Posts filed under Sailor

Sailor Ink Studio 123: A Review

Sailor Ink Studio 123 Review

(Susan M. Pigott is a fountain pen collector, pen and paperholic, photographer, and professor. You can find more from Susan on her blog Scribalishess.)

Sometimes there’s an ink you see on the Internet in a review or on Instagram that you simply must have. It doesn’t matter if that ink is difficult to obtain or if it comes in a dinky 20ml bottle or if it’s expensive, or if you have to wait weeks for it to arrive from Japan--you buy it anyway. Sailor Ink Studio 123 is one of those inks.

I first saw 123 on Mountain of Ink’s review of Set 1 of Ink Studio inks. I was mesmerized by this strange and magical unicorn ink that shifts between gray, green, and purple depending on its mood.

Sailor Ink Studio is a collection of one hundred inks (out of 20,000 created!) that were blended by inkmeisters at Ink Studio events. Each number represents a unique blending code (source: Sakura Fountain Pen Gallery).

I purchased my 20ml bottle of 123 from an eBay seller who stocks the collection (although you’ll discover that 123 is often out of stock). I paid $21.49 for the bottle (including shipping). It took about two weeks to arrive.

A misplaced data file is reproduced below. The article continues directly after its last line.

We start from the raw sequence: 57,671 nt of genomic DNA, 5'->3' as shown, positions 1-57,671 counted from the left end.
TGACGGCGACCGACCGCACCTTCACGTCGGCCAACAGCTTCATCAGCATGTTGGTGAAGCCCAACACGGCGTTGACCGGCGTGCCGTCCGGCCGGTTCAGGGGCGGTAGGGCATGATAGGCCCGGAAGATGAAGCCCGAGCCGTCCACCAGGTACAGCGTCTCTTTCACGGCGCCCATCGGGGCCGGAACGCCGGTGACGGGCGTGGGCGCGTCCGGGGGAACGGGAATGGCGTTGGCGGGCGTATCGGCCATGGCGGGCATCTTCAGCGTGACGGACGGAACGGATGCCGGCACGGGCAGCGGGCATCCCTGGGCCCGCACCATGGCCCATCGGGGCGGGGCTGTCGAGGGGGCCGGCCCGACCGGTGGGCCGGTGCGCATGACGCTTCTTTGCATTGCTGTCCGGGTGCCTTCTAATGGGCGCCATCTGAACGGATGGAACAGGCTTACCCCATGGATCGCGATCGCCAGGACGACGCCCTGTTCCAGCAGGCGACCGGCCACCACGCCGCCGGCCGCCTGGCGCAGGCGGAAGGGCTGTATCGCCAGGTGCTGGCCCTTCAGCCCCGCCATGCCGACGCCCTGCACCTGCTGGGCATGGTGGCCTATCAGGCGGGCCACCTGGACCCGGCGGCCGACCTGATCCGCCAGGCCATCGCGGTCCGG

Although the bottle is tiny, I am not disappointed with this ink. It really is unique and magical, but it isn’t necessarily the most practical color for writing since it can be very light and hard to read depending on the paper.

For my initial ink test, I used Rhodia paper and a TWSBI Eco with a 1.1mm stub. The ink shows up well on white paper and looks like a dusty purple with the stub nib. But, the swabs fluctuate between gray, green, and lavender. The ink is not waterproof, but it dries quickly.

Note: The ink is much more washed out in this photo than in person.

Note: The ink is much more washed out in this photo than in person.

In my Lamy Vistas (fine, medium, and broad) the ink looks more gray than lavender, but it sort of depends on the light and angle.

Sailor Ink Studio 123 Nib Comparison

On my Col-o-dex card, the swab looks like a summer storm in Texas, complete with that green tint that promises hail. The ink shades beautifully, but it doesn’t have any sheen.

Sailor Ink Studio 123 Colodex
Sailor Ink Studio 123 Shading